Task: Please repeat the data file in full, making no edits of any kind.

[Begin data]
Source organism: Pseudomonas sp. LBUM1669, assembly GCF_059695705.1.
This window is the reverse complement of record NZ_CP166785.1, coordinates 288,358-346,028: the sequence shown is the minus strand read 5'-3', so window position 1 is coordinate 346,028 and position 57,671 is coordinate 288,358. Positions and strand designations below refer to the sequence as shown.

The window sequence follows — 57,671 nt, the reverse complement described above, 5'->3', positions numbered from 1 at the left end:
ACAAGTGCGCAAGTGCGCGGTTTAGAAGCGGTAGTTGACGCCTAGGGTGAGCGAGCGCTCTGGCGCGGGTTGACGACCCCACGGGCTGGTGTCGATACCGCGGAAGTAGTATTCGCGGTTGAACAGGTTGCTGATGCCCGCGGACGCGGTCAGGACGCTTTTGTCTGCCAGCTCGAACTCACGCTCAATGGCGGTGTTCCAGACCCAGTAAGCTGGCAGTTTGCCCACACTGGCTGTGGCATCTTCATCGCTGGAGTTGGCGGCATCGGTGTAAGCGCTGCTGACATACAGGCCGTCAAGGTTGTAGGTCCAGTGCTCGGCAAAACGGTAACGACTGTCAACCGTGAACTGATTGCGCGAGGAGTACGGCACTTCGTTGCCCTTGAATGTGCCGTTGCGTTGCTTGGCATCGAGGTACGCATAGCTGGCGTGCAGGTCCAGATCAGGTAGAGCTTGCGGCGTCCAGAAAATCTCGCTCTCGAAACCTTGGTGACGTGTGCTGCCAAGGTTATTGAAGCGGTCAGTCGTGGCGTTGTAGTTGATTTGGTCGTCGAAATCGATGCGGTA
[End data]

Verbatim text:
Source organism: Pseudomonas sp. LBUM1669, assembly GCF_059695705.1.
This window is the reverse complement of record NZ_CP166785.1, coordinates 288,358-346,028: the sequence shown is the minus strand read 5'-3', so window position 1 is coordinate 346,028 and position 57,671 is coordinate 288,358. Positions and strand designations below refer to the sequence as shown.

The window sequence follows — 57,671 nt, the reverse complement described above, 5'->3', positions numbered from 1 at the left end:
ACAAGTGCGCAAGTGCGCGGTTTAGAAGCGGTAGTTGACGCCTAGGGTGAGCGAGCGCTCTGGCGCGGGTTGACGACCCCACGGGCTGGTGTCGATACCGCGGAAGTAGTATTCGCGGTTGAACAGGTTGCTGATGCCCGCGGACGCGGTCAGGACGCTTTTGTCTGCCAGCTCGAACTCACGCTCAATGGCGGTGTTCCAGACCCAGTAAGCTGGCAGTTTGCCCACACTGGCTGTGGCATCTTCATCGCTGGAGTTGGCGGCATCGGTGTAAGCGCTGCTGACATACAGGCCGTCAAGGTTGTAGGTCCAGTGCTCGGCAAAACGGTAACGACTGTCAACCGTGAACTGATTGCGCGAGGAGTACGGCACTTCGTTGCCCTTGAATGTGCCGTTGCGTTGCTTGGCATCGAGGTACGCATAGCTGGCGTGCAGGTCCAGATCAGGTAGAGCTTGCGGCGTCCAGAAAATCTCGCTCTCGAAACCTTGGTGACGTGTGCTGCCAAGGTTATTGAAGCGGTCAGTCGTGGCGTTGTAGTTGATTTGGTCGTCGAAATCGATGCGGTA